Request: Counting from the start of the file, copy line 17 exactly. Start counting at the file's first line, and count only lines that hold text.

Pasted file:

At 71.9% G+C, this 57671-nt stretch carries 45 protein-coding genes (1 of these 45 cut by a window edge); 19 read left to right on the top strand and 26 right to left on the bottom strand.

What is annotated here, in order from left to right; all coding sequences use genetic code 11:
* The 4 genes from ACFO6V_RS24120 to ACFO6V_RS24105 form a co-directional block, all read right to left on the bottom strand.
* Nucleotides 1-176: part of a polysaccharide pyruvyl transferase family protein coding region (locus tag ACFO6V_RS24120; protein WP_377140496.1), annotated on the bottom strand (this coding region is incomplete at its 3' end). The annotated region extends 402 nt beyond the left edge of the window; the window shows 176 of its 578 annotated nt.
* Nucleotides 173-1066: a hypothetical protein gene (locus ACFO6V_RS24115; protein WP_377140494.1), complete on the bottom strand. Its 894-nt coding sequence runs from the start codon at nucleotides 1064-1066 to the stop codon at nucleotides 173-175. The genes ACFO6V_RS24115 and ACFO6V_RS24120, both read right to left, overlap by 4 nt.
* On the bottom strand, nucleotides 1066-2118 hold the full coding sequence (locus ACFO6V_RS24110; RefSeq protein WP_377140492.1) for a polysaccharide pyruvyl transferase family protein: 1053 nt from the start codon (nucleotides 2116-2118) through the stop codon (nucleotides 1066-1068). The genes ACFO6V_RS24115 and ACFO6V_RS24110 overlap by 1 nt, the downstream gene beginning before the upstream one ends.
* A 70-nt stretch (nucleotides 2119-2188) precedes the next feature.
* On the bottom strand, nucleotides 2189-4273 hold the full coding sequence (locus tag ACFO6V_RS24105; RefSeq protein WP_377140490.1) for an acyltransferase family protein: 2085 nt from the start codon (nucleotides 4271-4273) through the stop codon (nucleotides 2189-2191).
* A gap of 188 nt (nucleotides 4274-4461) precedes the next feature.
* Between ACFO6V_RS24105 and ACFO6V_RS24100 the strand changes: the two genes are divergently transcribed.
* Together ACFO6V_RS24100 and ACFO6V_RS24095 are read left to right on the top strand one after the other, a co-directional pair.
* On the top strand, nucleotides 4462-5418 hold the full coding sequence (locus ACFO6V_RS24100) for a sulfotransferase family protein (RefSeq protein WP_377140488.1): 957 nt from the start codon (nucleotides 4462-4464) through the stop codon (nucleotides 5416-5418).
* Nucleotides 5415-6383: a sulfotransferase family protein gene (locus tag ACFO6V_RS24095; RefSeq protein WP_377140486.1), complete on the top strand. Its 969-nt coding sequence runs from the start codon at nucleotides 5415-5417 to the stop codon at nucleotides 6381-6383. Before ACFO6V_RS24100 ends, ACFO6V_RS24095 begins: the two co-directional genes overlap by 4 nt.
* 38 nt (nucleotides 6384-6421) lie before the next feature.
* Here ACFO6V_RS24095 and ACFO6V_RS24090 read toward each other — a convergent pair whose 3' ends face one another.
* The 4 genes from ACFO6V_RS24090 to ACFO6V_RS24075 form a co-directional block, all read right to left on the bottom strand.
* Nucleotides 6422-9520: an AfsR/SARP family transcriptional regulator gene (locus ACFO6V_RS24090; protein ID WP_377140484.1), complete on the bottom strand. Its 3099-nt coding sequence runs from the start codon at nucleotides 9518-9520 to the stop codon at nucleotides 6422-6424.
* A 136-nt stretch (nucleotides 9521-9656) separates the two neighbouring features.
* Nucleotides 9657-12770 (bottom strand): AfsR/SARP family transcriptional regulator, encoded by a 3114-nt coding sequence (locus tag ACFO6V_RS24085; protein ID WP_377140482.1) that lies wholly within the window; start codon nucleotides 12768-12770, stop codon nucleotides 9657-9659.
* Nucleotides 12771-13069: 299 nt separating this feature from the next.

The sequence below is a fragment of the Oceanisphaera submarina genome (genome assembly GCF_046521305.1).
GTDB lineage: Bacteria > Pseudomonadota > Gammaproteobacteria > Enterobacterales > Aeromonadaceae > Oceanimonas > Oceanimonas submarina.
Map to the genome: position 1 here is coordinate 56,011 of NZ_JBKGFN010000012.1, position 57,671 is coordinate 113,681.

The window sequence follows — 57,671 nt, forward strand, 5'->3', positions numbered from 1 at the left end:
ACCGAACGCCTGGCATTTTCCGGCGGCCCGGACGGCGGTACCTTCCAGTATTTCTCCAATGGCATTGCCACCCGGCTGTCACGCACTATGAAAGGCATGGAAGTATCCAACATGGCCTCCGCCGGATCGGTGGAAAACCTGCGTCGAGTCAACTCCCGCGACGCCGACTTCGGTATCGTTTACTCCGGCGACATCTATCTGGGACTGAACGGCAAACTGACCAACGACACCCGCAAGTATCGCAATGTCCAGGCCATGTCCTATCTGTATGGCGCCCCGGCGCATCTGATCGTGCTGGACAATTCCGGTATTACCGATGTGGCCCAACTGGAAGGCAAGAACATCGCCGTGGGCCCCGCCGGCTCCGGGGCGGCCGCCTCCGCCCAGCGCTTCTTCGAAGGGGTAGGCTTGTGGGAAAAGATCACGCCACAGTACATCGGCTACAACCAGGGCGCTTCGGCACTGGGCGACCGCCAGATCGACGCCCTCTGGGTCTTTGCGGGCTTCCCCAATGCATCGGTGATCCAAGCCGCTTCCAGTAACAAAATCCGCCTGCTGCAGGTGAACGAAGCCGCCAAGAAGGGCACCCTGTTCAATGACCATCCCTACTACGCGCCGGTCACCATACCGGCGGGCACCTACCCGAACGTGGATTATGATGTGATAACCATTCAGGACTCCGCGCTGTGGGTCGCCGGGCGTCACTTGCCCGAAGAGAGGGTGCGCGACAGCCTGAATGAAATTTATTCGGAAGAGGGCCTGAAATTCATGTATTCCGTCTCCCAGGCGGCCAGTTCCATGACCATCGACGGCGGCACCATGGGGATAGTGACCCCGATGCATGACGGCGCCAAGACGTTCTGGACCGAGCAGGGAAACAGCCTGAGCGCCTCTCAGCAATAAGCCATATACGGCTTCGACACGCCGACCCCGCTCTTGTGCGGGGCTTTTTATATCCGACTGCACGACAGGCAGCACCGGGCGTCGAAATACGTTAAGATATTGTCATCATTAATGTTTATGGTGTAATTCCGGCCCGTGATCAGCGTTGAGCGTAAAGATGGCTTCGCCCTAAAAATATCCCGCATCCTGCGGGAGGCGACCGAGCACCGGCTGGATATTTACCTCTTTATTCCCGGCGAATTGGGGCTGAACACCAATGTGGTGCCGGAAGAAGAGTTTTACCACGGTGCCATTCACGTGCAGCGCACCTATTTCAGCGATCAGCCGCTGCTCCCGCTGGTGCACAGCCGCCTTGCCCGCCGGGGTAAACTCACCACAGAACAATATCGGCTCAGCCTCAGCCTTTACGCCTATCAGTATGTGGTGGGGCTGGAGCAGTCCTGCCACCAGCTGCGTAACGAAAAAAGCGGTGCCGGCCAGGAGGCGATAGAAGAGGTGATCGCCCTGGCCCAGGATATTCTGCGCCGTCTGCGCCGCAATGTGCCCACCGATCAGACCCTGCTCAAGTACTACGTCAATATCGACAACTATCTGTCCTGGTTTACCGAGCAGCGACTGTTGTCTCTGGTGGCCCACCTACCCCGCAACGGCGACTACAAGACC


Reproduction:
* Nucleotides 6422-9520: an AfsR/SARP family transcriptional regulator gene (locus ACFO6V_RS24090; protein ID WP_377140484.1), complete on the bottom strand. Its 3099-nt coding sequence runs from the start codon at nucleotides 9518-9520 to the stop codon at nucleotides 6422-6424.